Pelosi said it was 'ridiculous' for McCarthy to recommend Jim Banks and Jim Jordan for the January 6 committee: 'There's no way'

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Nancy Pelosi and Kevin McCarthy pictured
House Speaker Nancy Pelosi and House Minority Leader Kevin McCarthy. Getty Images
  • Pelosi defended her decision to block two Republicans from joining the January 6 committee.

  • Pelosi said allowing Jim Jordan and Jim Banks to participate would be "ridiculous."

  • Jordan and Banks are Trump loyalists who've repeatedly attacked the committee and its goals.

  • See more stories on Insider's business page.

House Speaker Nancy Pelosi on Thursday defended her decision to veto House Minority Leader Kevin McCarthy's picks of GOP Reps. Jim Banks of Indiana and Jim Jordan of Ohio for the January 6 committee.

The two Trump loyalists "made statements and took actions that just made it ridiculous to put them on such a committee seeking the truth," Pelosi said at her weekly press conference.

The House Speaker said the work of the committee is "deadly serious" and reiterated that allowing Banks and Jordan to participate would "impact the integrity" of the probe.

Both Banks and Jordan have publicly attacked the inquiry, which hasn't formally begun.

"You know what this is about. This is about going after President Trump. The Democrats don't want to talk about anything else," Jordan said during a recent CNN appearance.

"Make no mistake, Nancy Pelosi created this committee solely to malign conservatives and to justify the Left's authoritarian agenda," Banks said in a statement on Monday.

Pelosi, for her part, said the GOP lawmakers' comments "fall into the realm of 'you must be kidding.'" She added, "There's no way they are going to be on the committee."

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The House Speaker on Wednesday announced that she was barring Banks and Jordan from the committee, but said she would accept the three other Republicans whom McCarthy recommended: Reps. Kelly Armstrong, Troy Nehls, and Rodney Davis. But after the Speaker's announcement, McCarthy said the Republicans he picked would no longer participate, and that the GOP would run its own investigation into the insurrection. It's not clear what the GOP inquiry would look like, and it would likely lack the authority of the official House investigation.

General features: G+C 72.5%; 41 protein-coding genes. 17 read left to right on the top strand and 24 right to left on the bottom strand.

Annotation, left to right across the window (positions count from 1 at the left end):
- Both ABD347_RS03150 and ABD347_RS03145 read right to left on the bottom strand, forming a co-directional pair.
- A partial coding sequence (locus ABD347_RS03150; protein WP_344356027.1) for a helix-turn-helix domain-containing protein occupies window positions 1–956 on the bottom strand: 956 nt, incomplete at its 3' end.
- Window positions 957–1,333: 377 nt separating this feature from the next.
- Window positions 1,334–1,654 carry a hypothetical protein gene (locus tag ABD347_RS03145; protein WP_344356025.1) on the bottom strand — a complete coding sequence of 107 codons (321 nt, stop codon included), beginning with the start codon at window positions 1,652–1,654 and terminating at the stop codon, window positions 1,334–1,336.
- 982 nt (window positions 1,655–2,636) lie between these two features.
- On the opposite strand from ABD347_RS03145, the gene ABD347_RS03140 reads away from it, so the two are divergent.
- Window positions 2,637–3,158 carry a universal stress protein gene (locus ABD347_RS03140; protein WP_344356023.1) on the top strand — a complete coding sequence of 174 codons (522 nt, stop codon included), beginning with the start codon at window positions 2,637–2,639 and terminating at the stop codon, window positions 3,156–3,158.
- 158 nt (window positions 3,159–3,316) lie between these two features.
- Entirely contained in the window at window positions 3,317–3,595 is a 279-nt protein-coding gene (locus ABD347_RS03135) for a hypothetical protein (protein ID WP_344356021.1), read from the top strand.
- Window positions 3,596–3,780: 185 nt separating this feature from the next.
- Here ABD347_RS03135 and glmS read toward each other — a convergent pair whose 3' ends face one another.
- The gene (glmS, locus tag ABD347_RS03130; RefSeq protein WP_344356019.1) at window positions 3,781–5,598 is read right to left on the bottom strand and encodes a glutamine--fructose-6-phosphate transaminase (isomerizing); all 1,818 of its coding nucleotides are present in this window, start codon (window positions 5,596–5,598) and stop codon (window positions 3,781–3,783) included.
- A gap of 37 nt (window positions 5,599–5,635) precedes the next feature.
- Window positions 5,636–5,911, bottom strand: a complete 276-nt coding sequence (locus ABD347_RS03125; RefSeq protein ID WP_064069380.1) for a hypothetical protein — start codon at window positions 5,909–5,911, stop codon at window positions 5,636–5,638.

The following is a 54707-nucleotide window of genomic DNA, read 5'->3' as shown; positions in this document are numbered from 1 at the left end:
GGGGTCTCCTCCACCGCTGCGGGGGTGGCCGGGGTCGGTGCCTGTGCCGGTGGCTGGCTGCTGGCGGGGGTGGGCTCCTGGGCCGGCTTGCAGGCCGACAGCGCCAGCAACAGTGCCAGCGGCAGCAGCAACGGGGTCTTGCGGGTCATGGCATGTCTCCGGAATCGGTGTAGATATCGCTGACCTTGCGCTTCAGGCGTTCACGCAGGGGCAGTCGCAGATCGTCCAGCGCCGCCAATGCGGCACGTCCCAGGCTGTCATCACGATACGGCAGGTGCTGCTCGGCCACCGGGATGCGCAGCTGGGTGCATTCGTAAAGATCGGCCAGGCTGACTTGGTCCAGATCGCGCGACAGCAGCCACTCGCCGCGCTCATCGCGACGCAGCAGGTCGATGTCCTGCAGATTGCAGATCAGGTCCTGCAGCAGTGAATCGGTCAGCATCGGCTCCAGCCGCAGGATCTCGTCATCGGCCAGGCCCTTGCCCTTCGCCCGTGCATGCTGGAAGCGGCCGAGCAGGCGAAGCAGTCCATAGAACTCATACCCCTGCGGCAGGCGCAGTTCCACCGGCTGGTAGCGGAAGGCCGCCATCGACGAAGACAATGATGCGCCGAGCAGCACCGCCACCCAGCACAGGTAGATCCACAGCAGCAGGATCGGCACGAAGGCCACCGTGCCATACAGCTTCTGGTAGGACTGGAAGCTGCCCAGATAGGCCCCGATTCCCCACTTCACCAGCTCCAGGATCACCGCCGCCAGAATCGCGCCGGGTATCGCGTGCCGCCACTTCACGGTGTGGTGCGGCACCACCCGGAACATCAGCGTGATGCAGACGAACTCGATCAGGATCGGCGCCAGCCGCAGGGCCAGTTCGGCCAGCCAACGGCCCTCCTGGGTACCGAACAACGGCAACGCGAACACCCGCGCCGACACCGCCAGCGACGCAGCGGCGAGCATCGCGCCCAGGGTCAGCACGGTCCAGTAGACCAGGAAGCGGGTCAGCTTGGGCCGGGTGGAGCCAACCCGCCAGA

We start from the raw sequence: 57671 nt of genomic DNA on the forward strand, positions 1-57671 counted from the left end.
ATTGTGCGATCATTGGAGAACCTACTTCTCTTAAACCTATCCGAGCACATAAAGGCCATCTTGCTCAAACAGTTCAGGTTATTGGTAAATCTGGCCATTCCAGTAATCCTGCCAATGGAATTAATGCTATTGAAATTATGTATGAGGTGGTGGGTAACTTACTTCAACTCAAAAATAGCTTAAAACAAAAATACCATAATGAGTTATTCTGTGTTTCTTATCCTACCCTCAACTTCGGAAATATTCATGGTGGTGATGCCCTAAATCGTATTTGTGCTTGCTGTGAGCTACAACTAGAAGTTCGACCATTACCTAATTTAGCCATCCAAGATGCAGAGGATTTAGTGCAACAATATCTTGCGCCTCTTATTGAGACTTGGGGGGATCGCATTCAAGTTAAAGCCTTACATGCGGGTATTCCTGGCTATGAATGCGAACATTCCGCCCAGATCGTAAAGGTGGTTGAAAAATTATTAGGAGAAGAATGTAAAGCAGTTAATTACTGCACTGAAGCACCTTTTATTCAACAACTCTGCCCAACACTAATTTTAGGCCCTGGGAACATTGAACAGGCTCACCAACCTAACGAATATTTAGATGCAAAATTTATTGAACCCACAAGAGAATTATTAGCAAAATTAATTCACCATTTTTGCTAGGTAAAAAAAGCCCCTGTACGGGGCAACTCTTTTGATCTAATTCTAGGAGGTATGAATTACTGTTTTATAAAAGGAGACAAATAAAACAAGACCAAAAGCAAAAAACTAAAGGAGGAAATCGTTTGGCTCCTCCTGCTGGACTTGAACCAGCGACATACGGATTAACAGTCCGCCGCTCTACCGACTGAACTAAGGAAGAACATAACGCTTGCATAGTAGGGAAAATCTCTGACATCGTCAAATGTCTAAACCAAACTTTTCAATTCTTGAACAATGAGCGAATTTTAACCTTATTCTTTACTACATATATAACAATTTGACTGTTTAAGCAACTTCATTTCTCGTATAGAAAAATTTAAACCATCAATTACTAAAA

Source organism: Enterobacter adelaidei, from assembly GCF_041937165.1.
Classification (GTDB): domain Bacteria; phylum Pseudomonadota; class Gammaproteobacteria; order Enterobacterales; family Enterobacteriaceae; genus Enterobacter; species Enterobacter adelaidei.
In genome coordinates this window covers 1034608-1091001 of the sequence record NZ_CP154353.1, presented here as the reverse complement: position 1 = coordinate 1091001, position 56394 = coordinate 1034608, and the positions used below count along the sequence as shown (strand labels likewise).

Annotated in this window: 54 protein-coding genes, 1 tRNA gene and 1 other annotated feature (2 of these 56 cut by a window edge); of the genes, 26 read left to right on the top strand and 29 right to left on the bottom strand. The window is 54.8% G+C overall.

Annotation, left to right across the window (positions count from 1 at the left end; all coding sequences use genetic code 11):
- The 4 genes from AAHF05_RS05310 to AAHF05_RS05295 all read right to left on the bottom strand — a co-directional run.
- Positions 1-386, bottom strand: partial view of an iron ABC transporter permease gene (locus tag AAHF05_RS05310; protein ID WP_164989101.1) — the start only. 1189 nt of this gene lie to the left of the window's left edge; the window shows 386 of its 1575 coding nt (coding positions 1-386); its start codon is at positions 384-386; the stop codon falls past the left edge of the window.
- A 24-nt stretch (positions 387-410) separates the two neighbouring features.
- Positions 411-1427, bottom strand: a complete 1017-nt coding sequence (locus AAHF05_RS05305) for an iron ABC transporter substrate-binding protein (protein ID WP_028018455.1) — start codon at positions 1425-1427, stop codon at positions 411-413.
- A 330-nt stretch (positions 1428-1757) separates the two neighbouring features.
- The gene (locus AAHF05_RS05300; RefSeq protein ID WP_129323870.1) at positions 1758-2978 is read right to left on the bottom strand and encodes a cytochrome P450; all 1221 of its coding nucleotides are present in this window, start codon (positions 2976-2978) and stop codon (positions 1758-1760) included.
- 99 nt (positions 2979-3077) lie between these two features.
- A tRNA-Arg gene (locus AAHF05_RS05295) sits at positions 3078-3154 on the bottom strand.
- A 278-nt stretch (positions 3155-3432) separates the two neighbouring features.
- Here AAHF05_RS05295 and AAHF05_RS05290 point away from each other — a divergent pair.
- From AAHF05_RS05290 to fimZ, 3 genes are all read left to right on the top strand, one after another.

Though former President Donald Trump provoked the fatal January 6 insurrection, and congressional leaders are not responsible for security at the Capitol, Republicans such as McCarthy and Jordan have essentially taken to pinning the blame for the riot on Pelosi.

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The House Speaker on Thursday said she would not allow Republicans to derail the investigation.

"It's my responsibility as Speaker of the House to make sure we get to the truth on this, and we will not let their antics stand in the way of that," Pelosi said.

An investigation into the January 6 insurrection has the potential to be highly uncomfortable for top Republicans who helped amplify Trump's lies about the 2020 election, which catalyzed the deadly riot at the Capitol. McCarthy, Banks, and Jordan all objected to certifying the election results.

Republicans in May blocked a bill to form a bipartisan, independent 9/11-style commission to investigate the insurrection. This prompted the Democratic-led House to vote in favor of forming a committee.

While McCarthy's five picks will not serve on the committee, GOP Rep. Liz Cheney is still set to participate. The Wyoming Republican was tapped by Pelosi in early July to sit on the committee. Pelosi on Thursday also signaled that she's considering GOP Rep. Adam Kinzinger of Illinois for the committee. Both Cheney and Kinzinger were among the 10 House Republicans who voted to impeach Trump over the insurrection.

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